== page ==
About Comments

Comments are enabled on all postings. Click a posting to find the comment box. Comments are moderated and appear after my review.

Friday, 12 October 2018

A Model Railway - Track Laying

The track plan is for a fictitious BR(S) branch line terminus, although some aspects are taken from real locations. The platform accommodates two roads. Road 1 can hold a pacific class locomotive with two MK 1 coaches and includes a run around loop. Road 2 is a bay that accommodates a tank locomotive and two pull-push coaches. It also doubles as a loading dock and cattle dock. An engine shed is served from the run around loop. A separate goods siding branches off  before the station.

Track is Peco code 100. Turnouts are medium radius insulfrog and manually operated. Track is pinned to the foam board with 31mm dress making pins. This is not a firm fixing in foam but when the ballast is glued in place it should hold the track firm.

Three tracks span the baseboard joins. Since the baseboards can be separated for transportation some means of electrical connection is necessary and consideration given to a more robust means of track fixing at the baseboard joins.

For simplicity no special treatment of the track at baseboard joins was undertaken. I may live to regret this. A robust method I have used before is to replace the last sleeper with a copper clad sleeper that is glued to the baseboard and the rails soldered to this.

I had given no thought to electrical connection whilst building the baseboard. Since the boards are solid then any plug and socket arrangement, wire connections or any other gubbins below track level cannot easily be contained within the baseboards unless chunks of  foam are cut away. With hindsight it would have been useful to extend the hardboard side panels to give a void beneath the foam board to retain such items. Happily, this omission has so far not manifest as a problem.

At the board track joins I soldered bare wires to cut down Peco fish plates that slipped over the end of the rail. Wire runs were easily embedded in grooves cut in the top of the foam board *. Where a wire has to run beneath rails an insulated sleeve over the wire stops short circuits.

The existing metal board connecting hinges serve as electrical connection simply by using a board hinge fixing screw to hold the wire as well. Of course, only two wires can be connected this way - the feed and common return, and yet there are three tracks spanning the baseboards requiring six connections. The workaround was to wire the feed and return to all three tracks. No problem for DCC but for DC there are sections of goods siding and run around loop that are always live where a train cannot be held isolated whilst another is run. For my track plan this is unlikely to cause operational problems. The elegant solution is to use a multi-pin connector with the six rails connected to their mating rails through it. But, I wanted to keep things simple for this model railway. Hence the compromise.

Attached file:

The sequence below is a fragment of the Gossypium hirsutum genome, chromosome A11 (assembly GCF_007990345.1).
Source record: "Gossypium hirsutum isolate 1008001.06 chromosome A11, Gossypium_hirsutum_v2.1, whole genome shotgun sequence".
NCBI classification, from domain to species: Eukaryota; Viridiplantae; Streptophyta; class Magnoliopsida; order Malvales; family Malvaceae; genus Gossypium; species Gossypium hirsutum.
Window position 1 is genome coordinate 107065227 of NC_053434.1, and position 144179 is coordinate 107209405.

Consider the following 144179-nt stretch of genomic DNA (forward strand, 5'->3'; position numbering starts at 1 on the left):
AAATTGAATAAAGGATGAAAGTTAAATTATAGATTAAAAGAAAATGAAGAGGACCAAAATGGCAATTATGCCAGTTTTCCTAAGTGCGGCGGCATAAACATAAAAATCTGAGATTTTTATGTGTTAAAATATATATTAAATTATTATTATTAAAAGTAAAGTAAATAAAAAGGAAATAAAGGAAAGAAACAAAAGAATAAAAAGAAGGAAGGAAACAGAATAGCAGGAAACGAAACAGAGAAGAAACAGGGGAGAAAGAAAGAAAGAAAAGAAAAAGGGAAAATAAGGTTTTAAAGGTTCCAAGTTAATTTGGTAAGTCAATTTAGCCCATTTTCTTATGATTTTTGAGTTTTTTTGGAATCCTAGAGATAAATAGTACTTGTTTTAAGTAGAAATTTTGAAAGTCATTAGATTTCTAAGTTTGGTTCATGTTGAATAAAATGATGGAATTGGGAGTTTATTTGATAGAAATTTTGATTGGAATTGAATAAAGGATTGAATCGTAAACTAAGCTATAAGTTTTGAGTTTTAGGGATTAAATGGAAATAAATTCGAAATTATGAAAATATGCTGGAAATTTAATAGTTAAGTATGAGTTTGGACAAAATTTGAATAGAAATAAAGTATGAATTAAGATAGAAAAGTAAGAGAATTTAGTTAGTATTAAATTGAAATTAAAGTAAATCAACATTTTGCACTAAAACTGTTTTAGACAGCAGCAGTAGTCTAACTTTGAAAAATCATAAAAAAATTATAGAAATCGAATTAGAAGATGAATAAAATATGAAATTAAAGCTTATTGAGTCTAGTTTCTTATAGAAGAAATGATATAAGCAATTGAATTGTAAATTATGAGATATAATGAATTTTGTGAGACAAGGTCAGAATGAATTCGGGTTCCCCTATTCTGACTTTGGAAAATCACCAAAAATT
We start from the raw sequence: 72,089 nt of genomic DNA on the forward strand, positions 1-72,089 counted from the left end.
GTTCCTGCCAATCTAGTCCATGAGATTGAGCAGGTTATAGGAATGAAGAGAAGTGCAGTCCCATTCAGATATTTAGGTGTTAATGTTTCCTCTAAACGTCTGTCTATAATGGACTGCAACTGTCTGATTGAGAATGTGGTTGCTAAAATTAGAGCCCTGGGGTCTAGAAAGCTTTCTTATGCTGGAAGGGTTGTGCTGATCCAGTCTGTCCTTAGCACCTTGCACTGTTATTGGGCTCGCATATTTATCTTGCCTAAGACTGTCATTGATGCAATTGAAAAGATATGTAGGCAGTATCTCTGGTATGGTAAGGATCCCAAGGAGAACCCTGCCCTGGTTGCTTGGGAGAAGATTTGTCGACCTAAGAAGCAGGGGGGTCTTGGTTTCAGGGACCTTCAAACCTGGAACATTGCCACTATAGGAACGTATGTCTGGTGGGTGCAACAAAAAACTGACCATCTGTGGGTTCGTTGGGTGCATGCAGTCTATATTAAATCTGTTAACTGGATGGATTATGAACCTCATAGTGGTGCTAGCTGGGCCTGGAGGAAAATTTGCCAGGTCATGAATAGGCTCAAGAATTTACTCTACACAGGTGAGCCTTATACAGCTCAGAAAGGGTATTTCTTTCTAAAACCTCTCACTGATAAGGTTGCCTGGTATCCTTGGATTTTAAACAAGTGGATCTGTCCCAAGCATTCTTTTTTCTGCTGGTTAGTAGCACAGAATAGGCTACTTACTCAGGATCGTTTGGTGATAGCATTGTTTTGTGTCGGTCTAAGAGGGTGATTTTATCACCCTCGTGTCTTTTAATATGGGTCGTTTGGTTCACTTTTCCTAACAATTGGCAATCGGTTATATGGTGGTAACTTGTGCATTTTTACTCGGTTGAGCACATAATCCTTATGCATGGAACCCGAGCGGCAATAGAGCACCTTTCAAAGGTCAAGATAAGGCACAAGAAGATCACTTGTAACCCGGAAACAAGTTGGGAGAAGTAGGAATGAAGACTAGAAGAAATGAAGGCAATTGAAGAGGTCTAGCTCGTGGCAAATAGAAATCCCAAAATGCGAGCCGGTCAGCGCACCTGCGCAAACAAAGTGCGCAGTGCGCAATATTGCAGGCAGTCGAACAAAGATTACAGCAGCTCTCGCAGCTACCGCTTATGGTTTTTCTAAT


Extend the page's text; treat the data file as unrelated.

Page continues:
*Postscript - Short Circuit

A modellers nightmare, worst still is an intermittent one. I had tested the track with powered locomotive and for a week or so no problem. Then, the locomotive came to a grinding halt. The electrical meter confirmed a short circuit between feed and return. I started to desolder wires from the rails but no cause of the short could be found and it eventually cleared itself. I put the wires back and locomotives ran again - for a while, and then the short returned. I could not fathom how the short arose and even suspected a faulty turnout. So I desoldered all the wires from the rails again, which cleared the short from the tracks. But there was still a short between feed and return and yet the two were now physically isolated. It then dawned on me where the fault lay.

I deliberately used bare wire (except between rails) to be unobtrusive to the eye above ground and buried it in grooves cut in the foam board where appropriate.

What I did not account for was the aluminium foil board covering. Somewhere along the wire run the bare feed and return momentarily touched the conductive aluminium foil causing a connection (short circuit). To correct the problem I re-cut the grooves a little wider taking care to strip the foil from the area. If I used this burying method again I would ensure the wire is sleeved with insulation where it is buried.

To Part 5.

To Part 1.

No comments:

Post a Comment

Related Posts Plugin for WordPress, Blogger...